- How MR firms are blowing it with new customers: Lessons learned while secret shopping
- Management or sales… you can’t serve two masters.
- Prove it! Nine ways to convince prospects to work with you for the first time.
- Five everyday ways to grow your business
- How that ‘one great client’ could doom your firm
- Six marketing and sales mistakes MR firms make every day
- Eight proven ways to build awareness – and why you should!
- Suspects, Prospects and Clients: Is your firm focused on the right target?
- A Checklist for Conducting Your Own Marketing & Sales Audit
- Learning to play the game: What football can teach us about marketing
- Differentiating your firm in a crowded marketplace
- 25 low- or no-cost ways to grow your business
- 15 Reasons E-mail Still Matters in Sales and Marketing
- Come prepared, dress the part and follow up: 10 dos for exhibiting at MR trade shows
- No rookies, no gum and no Frisbees: 10 don’ts for exhibiting at MR trade shows
- How to see yourself as clients see you
- Marketing 101: It takes Work to make it Work
- Use the 8 Ps of Marketing when Setting Strategy
- Integrate the 4 As of Marketing into Your Planning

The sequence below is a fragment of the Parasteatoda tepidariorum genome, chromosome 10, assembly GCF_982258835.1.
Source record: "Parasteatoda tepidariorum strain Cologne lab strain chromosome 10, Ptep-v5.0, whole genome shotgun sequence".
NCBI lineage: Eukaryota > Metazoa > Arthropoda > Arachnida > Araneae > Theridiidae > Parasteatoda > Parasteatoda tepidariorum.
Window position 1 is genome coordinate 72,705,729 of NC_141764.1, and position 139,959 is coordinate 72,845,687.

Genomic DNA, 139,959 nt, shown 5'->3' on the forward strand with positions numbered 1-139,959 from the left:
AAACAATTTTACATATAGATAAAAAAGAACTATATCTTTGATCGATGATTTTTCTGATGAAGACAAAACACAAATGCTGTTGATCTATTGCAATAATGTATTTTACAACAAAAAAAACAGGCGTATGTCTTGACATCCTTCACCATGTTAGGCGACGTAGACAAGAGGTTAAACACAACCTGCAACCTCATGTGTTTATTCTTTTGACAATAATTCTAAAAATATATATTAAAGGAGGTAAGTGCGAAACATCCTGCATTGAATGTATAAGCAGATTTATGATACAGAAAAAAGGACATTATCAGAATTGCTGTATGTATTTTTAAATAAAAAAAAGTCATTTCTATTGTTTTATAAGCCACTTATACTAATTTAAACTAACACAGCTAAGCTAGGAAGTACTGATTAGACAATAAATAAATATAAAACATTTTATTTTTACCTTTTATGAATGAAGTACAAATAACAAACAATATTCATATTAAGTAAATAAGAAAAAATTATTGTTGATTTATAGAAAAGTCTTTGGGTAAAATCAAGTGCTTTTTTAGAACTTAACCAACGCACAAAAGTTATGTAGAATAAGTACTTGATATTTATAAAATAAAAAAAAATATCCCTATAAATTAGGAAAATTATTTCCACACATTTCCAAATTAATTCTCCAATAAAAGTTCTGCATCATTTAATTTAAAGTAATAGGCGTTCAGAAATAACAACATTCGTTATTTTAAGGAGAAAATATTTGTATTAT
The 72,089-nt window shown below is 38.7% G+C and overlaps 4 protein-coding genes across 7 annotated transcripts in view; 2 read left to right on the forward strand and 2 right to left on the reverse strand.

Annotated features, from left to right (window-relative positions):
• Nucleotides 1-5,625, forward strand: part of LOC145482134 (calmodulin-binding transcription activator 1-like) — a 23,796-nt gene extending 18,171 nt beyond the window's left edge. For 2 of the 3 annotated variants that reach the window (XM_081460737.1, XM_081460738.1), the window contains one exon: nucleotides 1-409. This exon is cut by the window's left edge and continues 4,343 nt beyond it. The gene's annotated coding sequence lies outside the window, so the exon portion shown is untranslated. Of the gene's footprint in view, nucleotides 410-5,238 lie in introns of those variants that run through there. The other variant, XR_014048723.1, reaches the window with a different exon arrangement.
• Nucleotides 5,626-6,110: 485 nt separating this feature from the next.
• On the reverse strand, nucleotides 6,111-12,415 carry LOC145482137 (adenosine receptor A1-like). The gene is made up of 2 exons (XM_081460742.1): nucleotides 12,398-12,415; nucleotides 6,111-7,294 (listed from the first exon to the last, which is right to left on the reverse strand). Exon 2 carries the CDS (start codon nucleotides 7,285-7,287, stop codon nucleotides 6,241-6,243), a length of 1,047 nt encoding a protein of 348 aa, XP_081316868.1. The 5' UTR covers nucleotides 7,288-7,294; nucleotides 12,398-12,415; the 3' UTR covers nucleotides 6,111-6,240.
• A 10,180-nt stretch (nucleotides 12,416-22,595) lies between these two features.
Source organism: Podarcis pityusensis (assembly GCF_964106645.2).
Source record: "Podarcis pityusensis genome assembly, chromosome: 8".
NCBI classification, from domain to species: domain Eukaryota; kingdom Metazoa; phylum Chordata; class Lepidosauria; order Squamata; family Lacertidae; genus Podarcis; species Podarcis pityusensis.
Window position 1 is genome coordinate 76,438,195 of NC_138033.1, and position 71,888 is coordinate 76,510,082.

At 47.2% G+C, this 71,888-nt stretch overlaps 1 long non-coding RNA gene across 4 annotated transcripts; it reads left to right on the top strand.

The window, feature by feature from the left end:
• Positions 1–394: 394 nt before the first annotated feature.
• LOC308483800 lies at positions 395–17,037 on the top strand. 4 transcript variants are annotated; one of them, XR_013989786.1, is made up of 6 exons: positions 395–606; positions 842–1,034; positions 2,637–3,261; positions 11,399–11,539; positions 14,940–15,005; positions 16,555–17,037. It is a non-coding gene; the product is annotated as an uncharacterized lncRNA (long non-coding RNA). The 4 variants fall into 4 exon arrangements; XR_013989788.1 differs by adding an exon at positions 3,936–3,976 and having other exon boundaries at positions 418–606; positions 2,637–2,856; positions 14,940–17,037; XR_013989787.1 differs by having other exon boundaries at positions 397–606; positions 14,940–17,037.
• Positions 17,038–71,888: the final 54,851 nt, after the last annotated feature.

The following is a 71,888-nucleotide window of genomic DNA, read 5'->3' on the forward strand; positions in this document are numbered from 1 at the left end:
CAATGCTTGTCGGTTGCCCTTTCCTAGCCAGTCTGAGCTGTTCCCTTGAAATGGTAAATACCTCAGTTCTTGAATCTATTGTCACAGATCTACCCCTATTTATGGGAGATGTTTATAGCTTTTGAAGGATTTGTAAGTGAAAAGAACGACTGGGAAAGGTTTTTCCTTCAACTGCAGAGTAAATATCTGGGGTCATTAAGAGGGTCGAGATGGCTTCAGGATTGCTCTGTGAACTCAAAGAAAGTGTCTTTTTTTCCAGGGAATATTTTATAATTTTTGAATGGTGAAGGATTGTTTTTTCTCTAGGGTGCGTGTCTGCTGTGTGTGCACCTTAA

- Size Does Matter: 4 Approaches to Growing Your Business
- The 12 Guiding Principles of Marketing (part 2)
- The 12 Guiding Principles of Marketing (part 1)
Measuring Sales… it’s Not just about Revenue
In my first sales job after college (many, many, many years ago), my first Vice President once said to me, “I don’t care how many sales calls you make… as long as you hit your sales goal.”
And for him – because he was being judged on revenue – that makes perfect sense. But for the day-to-day management of salespeople, that’s a bad way to manage. Let me explain…
While the end goal is, of course, to generate revenue… it’s the steps in the process they get you there. Make no phone calls, send out no emails, deliver no capabilities presentations… and you’ll generate no revenue. So clearly, sales activity is critical to sales success!
That means that one of the first directives of sales management is to help to develop the various sales activities of each of your salespeople. The better they can be at each of the specific tasks, the more successful they will be in the end.
Take a look at the chart below which describes a simple sales process: telephone calls result in being invited in for capabilities presentations… which result in requests for bid… which result in new contracts. I realize that a real sales process is not that simple, but it helps with this explanation…
All three of the sales reps shown above started with 100 phone calls and ended with 10 new contracts… but they each got there in a slightly different way.